Christmas Eve Fondue Party: A Low Carb Christmas Feast

My family has had a tradition of having fondue of Christmas Eve for as long as I can remember–probably since fondue’s heyday in the 70’s!

I remember when the American Girl doll Julie came out: when I saw her 70’s era fondue pot, I said, “Hey, we have the same one!”

Ha ha. We gather on Christmas Day, but I would say that fondue is the high point of our holiday.

Although we have always eaten fondue at Christmas, one thing I’ve found great about it is that it is easy to adapt to specialized diets, including my husband’s low carb preferences.

Here is how to host your own Christmas Eve party and have a low carb Christmas feast. 


Christmas Eve Fondue Party: A Low Carb Christmas Feast


Christmas Eve Fondue Party: A Low Carb Christmas Feast

Cheese Fondue

We dip our main course items in cheese.

There’s a legend that we’ve tried hot oil for cooking meat, but I don’t remember that. It sounds too scary around small children.

Sometimes, someone will bring a marinade for the lactose intolerant, but the main feature is cheese.

There are many good recipes online, but we just melt down a few blocks of farmhouse cheddar from Hickory Farms and thin it with some milk.

Here’s what we dip:

Carrots, tomatoes, mushrooms, broccoli, cauliflower, Potatoes, Ham, steak, beef stick, turkey stick, brown and serve sausages.

We serve pickles, olives, and breadsticks on the side and glasses of Clamato and some sort of red juice in fancy goblets for my father’s pre-dinner toast to the new members of the family.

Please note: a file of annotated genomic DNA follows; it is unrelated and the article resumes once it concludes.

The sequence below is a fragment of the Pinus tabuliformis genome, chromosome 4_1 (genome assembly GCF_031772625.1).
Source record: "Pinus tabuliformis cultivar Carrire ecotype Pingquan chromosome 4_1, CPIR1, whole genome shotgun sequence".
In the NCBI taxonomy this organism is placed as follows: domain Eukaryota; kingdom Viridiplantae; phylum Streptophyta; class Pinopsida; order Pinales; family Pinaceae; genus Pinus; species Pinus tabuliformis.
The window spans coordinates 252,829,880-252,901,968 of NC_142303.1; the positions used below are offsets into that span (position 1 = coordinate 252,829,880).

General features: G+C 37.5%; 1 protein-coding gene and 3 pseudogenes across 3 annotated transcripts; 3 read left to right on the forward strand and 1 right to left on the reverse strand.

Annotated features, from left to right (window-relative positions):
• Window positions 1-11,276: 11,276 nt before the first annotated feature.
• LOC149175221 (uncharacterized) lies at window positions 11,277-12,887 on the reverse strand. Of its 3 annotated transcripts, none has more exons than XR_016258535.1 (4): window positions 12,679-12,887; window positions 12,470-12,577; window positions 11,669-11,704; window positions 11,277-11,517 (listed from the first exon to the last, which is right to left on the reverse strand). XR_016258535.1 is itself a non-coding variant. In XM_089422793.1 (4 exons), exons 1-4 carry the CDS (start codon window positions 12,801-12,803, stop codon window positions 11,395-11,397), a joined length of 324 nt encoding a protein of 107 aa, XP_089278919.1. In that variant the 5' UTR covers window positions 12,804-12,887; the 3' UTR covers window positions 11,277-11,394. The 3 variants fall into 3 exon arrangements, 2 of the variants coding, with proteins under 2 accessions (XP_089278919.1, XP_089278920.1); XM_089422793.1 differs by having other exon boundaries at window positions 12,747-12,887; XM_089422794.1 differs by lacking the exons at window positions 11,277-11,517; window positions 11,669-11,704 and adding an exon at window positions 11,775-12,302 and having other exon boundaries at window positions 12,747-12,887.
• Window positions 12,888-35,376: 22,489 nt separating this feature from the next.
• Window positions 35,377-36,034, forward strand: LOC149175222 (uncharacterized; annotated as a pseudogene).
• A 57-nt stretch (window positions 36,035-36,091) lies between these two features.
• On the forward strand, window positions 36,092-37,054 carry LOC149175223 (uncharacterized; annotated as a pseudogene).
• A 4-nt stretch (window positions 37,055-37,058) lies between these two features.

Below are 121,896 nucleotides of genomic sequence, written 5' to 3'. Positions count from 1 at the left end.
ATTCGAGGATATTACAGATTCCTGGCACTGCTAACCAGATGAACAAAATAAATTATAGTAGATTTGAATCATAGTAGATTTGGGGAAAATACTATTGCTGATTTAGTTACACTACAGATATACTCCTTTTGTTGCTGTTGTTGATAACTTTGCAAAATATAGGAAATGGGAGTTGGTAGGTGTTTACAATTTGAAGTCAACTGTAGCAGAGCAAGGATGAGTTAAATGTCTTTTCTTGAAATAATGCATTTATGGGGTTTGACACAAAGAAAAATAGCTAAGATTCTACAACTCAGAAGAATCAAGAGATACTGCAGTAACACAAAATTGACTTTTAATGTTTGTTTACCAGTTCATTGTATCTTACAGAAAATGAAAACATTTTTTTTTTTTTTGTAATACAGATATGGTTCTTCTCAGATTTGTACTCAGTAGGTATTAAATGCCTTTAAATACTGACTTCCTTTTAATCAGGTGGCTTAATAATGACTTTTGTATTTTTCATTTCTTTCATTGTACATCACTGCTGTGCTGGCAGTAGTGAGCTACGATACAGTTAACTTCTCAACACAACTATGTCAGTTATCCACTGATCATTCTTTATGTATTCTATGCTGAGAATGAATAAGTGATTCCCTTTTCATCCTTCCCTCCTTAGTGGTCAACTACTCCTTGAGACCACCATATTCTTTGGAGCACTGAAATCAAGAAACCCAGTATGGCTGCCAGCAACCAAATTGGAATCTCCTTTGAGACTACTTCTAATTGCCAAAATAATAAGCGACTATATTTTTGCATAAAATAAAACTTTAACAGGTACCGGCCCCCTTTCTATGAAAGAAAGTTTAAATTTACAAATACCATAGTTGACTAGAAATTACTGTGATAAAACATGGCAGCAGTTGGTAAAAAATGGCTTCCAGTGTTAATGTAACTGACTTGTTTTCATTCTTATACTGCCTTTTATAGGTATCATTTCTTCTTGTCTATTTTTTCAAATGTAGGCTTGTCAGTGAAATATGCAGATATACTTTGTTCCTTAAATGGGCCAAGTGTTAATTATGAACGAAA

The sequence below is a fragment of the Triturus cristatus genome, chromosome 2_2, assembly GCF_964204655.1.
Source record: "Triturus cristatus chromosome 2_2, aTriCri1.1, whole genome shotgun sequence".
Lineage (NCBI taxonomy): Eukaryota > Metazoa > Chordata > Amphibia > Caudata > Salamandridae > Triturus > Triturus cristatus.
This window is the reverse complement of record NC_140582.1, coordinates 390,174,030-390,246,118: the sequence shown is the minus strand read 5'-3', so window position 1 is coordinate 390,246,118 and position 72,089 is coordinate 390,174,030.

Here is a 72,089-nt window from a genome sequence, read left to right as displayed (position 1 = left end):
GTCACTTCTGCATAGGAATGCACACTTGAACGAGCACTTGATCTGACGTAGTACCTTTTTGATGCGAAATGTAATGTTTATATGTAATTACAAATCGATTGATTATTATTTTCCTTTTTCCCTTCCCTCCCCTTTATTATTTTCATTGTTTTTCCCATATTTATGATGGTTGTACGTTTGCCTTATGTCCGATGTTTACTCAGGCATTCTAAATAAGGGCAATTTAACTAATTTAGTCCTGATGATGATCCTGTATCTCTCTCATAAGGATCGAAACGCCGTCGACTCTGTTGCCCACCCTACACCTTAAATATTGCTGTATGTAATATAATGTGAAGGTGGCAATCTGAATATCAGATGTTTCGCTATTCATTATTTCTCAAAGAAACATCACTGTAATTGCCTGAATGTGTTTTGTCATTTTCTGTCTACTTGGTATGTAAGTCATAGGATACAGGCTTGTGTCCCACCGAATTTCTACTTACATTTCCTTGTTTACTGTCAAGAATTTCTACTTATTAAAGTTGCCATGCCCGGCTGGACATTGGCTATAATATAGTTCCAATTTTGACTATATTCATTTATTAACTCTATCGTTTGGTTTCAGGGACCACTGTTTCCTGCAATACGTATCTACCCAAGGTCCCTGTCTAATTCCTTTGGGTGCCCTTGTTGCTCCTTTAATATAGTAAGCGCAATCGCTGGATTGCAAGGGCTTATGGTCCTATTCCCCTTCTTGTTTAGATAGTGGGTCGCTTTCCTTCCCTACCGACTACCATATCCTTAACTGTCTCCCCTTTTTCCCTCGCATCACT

Chocolate Fondue

After cheese, we go to church, and when we come back, it’s a Christmas Eve Fondue Party!

The cheese fondue is a formal candlelit meal with china and crystal, but for chocolate we ring the room with chairs, invite some friends, play games, and eat on fun holiday paper plates.

Our chocolate is just melted down chocolate chips; sometimes in recent years we have also used a chocolate fountain.

Chocolate Dippers:

Bananas, apples, clementines, Asian pears, dried apricots, Shortbread, pretzels

We refresh ourselves with eggnog and spiced coffee, and for breakfast Christmas morning, we eat all of our leftovers. I’m ready for Christmas now!

What are your special Christmas meal traditions?

Check out these wonderful Christmas articles; Easy Ripped Paper Tree CraftHow Stay at Home Moms Can Save Money for Christmas ,Toys My Kids will Never Have and 10 Things that go On Sale after Christmas.

Did you enjoy this article?
Signup today and receive free updates straight in your inbox. We will never share or sell your email address.
I agree to have my personal information transfered to MailChimp ( more information )

Add Comment